Abstract: Tumors are characterized by extracellular matrix (ECM) remodeling and stiffening. The importance of ECM remodeling to cancer is appreciated; the relevance of stiffening is less clear. We found that breast tumorigenesis is accompanied by collagen crosslinking, ECM stiffening, and increased focal adhesions. Induction of collagen crosslinking stiffened the ECM, promoted focal adhesions, enhanced PI3 kinase (PI3K) activity, and induced the invasion of an oncogene-initiated epithelium. Inhibition of integrin signaling repressed the invasion of a premalignant epithelium into a stiffened, crosslinked ECM and forced integrin clustering promoted focal adhesions, enhanced PI3K signaling, and induced the invasion of a premalignant epithelium. Consistently, reduction of lysyl oxidase-mediated collagen crosslinking prevented MMTV-Neu-induced fibrosis, decreased focal adhesions and PI3K activity, impeded malignancy, and lowered tumor incidence. These data show how collagen crosslinking can modulate tissue fibrosis and stiffness to force focal adhesions, growth factor signaling and breast malignancy.
TL;DR: Recent evidence that shows that inherent material properties may be engineered to dictate stem cell fate decisions are discussed, and a subset of the operative signal transduction mechanisms that have begun to emerge are overviewed.
Abstract: The stem cell/material interface is a complex, dynamic microenvironment in which the cell and the material cooperatively dictate one another's fate: the cell by remodelling its surroundings, and the material through its inherent properties (such as adhesivity, stiffness, nanostructure or degradability). Stem cells in contact with materials are able to sense their properties, integrate cues via signal propagation and ultimately translate parallel signalling information into cell fate decisions. However, discovering the mechanisms by which stem cells respond to inherent material characteristics is challenging because of the highly complex, multicomponent signalling milieu present in the stem cell environment. In this Review, we discuss recent evidence that shows that inherent material properties may be engineered to dictate stem cell fate decisions, and overview a subset of the operative signal transduction mechanisms that have begun to emerge. Further developments in stem cell engineering and mechanotransduction are poised to have substantial implications for stem cell biology and regenerative medicine.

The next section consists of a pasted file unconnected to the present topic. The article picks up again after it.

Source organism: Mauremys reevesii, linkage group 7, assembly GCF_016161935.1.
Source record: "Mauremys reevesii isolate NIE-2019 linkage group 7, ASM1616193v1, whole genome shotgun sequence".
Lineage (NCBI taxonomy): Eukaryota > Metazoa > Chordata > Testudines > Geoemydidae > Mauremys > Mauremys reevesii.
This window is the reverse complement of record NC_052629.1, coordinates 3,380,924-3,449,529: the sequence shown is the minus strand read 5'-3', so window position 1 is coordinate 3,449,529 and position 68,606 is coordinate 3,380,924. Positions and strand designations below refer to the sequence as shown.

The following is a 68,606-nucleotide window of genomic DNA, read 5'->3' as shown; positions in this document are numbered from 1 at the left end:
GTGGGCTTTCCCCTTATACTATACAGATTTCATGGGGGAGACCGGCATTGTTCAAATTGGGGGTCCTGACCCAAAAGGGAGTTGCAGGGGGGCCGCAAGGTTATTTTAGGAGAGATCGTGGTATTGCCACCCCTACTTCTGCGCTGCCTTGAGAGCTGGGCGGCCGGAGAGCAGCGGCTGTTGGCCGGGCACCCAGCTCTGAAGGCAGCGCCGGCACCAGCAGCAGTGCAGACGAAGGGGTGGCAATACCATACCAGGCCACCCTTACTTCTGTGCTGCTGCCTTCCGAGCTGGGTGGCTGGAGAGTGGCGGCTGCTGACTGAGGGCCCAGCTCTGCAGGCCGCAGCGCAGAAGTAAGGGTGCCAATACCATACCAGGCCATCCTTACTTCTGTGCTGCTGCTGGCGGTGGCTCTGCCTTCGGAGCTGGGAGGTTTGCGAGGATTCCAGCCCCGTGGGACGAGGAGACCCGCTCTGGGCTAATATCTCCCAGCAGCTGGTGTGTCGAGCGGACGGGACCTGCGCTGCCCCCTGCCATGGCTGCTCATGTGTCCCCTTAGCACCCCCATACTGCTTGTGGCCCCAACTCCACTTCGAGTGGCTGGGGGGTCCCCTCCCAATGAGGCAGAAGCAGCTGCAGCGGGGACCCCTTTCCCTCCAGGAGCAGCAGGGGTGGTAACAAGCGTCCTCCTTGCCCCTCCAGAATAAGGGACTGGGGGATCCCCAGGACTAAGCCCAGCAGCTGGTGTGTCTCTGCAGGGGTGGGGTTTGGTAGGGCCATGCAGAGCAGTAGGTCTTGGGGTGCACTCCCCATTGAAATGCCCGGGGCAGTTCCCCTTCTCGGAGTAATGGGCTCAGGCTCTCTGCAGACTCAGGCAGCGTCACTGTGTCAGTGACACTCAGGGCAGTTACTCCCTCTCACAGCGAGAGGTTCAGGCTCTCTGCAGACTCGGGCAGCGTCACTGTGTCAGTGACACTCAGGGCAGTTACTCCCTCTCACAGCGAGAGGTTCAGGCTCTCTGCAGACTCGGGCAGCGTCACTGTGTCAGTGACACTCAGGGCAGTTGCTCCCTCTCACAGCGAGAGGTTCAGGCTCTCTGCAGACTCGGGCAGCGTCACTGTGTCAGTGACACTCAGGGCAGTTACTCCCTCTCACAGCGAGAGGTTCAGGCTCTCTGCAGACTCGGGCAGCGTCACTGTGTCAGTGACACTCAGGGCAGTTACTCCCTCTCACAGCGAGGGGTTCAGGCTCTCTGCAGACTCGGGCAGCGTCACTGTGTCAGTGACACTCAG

TL;DR: Findings indicate that human breast cancer progression and aggression, collagen linearization and stromal stiffening are linked and implicate tissue inflammation and TGF beta.
Abstract: Tumors are stiff and data suggest that the extracellular matrix stiffening that correlates with experimental mammary malignancy drives tumor invasion and metastasis. Nevertheless, the relationship between tissue and extracellular matrix stiffness and human breast cancer progression and aggression remains unclear. We undertook a biophysical and biochemical assessment of stromal–epithelial interactions in noninvasive, invasive and normal adjacent human breast tissue and in breast cancers of increasingly aggressive subtype. Our analysis revealed that human breast cancer transformation is accompanied by an incremental increase in collagen deposition and a progressive linearization and thickening of interstitial collagen. The linearization of collagen was visualized as an overall increase in tissue birefringence and was most striking at the invasive front of the tumor where the stiffness of the stroma and cellular mechanosignaling were the highest. Amongst breast cancer subtypes we found that the stroma at the invasive region of the more aggressive Basal-like and Her2 tumor subtypes was the most heterogeneous and the stiffest when compared to the less aggressive luminal A and B subtypes. Intriguingly, we quantified the greatest number of infiltrating macrophages and the highest level of TGF beta signaling within the cells at the invasive front. We also established that stroma stiffness and the level of cellular TGF beta signaling positively correlated with each other and with the number of infiltrating tumor-activated macrophages, which was highest in the more aggressive tumor subtypes. These findings indicate that human breast cancer progression and aggression, collagen linearization and stromal stiffening are linked and implicate tissue inflammation and TGF beta.